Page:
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prius

[prahy-uh s] /ˈpraɪ əs/
adjective
1.
(in prescriptions) before; former.
Origin
1890-1895
1890-95; < Latin

Prius

[pree-uh s] /ˈpri əs/
noun, plural Prius, Prii
[pree-ahy] /ˈpri aɪ/ (Show IPA).
Trademark.
1.
a brand of hybrid car, one of the first commercially successful, that runs at lower speeds on an electric motor powered by a battery pack, and at higher speeds on a gasoline engine, which can also recharge the battery.
Origin
1997; from the Latin prius meaning “coming before”; also related to such English words as “prior” and “primary”
Related Quotations
“In hybrids such as the Toyota Prius, computer software decides when to run the [gasoline] engine, when to run the electric motor and when to recharge the battery. … A full hybrid, such as the Toyota Prius, can provide a fuel economy improvement of 60 percent or more.“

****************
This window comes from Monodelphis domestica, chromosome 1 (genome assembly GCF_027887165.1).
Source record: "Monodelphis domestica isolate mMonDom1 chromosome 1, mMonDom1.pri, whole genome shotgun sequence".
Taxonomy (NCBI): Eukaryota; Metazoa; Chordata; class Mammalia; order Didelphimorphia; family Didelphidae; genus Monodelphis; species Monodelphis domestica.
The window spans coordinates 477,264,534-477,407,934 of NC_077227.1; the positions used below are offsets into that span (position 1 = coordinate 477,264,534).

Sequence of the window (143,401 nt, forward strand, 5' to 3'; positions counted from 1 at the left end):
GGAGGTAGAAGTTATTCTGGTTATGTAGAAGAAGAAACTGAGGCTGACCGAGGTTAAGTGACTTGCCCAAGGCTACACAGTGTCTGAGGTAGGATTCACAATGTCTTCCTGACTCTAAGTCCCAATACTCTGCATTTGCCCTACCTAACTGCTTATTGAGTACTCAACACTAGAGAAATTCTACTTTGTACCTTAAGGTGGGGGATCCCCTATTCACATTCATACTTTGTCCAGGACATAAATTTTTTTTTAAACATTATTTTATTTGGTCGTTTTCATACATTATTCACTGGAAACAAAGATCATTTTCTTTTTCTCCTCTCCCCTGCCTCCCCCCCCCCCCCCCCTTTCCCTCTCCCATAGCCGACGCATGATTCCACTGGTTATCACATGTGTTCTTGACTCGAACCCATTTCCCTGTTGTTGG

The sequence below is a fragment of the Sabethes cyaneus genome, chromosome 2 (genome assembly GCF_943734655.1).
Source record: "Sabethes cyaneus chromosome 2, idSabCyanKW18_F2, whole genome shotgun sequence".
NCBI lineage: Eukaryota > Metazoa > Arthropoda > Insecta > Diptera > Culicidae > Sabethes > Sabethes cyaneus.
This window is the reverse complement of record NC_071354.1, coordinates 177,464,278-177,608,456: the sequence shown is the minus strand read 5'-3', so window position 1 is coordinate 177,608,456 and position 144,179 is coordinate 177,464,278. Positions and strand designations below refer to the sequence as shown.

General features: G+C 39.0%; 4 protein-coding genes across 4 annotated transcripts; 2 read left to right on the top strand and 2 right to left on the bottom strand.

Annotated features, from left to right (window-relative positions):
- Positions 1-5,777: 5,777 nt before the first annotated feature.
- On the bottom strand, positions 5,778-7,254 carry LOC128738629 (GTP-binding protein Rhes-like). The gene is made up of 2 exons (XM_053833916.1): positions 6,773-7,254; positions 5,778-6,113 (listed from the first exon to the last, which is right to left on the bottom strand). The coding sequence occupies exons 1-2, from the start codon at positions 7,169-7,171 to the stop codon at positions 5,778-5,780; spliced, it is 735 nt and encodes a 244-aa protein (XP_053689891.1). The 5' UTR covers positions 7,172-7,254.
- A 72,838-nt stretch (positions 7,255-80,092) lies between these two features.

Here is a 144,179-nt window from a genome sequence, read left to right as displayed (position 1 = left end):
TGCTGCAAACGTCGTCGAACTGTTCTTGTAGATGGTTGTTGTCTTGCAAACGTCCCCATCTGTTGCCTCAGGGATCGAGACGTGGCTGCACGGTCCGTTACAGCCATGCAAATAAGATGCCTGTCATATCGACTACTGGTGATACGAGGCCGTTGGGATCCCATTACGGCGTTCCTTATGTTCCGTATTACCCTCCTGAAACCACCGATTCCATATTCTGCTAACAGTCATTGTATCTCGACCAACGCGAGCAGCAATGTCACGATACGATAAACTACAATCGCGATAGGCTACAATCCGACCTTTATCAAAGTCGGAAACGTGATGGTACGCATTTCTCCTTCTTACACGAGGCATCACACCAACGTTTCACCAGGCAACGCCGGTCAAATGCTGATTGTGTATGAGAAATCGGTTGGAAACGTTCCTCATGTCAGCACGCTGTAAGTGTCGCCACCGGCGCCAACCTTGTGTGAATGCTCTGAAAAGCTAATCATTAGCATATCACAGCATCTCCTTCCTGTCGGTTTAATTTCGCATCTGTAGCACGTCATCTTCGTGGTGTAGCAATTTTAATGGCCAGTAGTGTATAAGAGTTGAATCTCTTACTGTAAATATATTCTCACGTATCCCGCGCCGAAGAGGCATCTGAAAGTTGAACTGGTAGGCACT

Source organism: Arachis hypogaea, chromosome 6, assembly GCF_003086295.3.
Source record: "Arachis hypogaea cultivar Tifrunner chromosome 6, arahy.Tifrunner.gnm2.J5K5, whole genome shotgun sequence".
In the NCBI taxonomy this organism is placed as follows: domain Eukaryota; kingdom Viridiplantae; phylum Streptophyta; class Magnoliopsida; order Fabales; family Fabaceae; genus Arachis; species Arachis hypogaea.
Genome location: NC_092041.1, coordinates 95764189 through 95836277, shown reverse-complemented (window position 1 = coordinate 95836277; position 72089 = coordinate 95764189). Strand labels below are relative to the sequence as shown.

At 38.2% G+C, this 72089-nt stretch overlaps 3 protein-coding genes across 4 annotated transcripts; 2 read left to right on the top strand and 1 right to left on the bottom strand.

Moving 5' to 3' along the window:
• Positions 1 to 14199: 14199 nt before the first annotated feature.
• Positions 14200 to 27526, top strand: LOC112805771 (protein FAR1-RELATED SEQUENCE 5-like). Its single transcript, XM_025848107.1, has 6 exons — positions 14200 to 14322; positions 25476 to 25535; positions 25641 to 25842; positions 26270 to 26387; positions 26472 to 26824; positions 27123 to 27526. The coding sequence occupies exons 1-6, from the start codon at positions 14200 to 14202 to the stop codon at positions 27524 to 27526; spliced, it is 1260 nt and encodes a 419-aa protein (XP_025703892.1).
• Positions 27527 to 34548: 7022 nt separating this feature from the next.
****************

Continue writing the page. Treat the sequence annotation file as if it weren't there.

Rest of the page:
—Joseph J. Romm and Andrew A. Fran, “Hybrid Vehicles Gain Traction“ Scientific American (April 2006)
Dictionary.com Unabridged
Based on the Random House Dictionary, © Random House, Inc. 2014.
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Word Origin and History for prius
n.

"that which takes precedence," noun use of Latin neuter of prior "former, earlier" (see prior (adj.)). The hybrid car (with a capital P- ) debuted in 1997 in Japan, 2001 in U.S. and Europe. Name supposedly chosen because the car is a predecessor of new types. Proper plural is said to be Priora, but that is for the adjective.

Online Etymology Dictionary, © 2010 Douglas Harper
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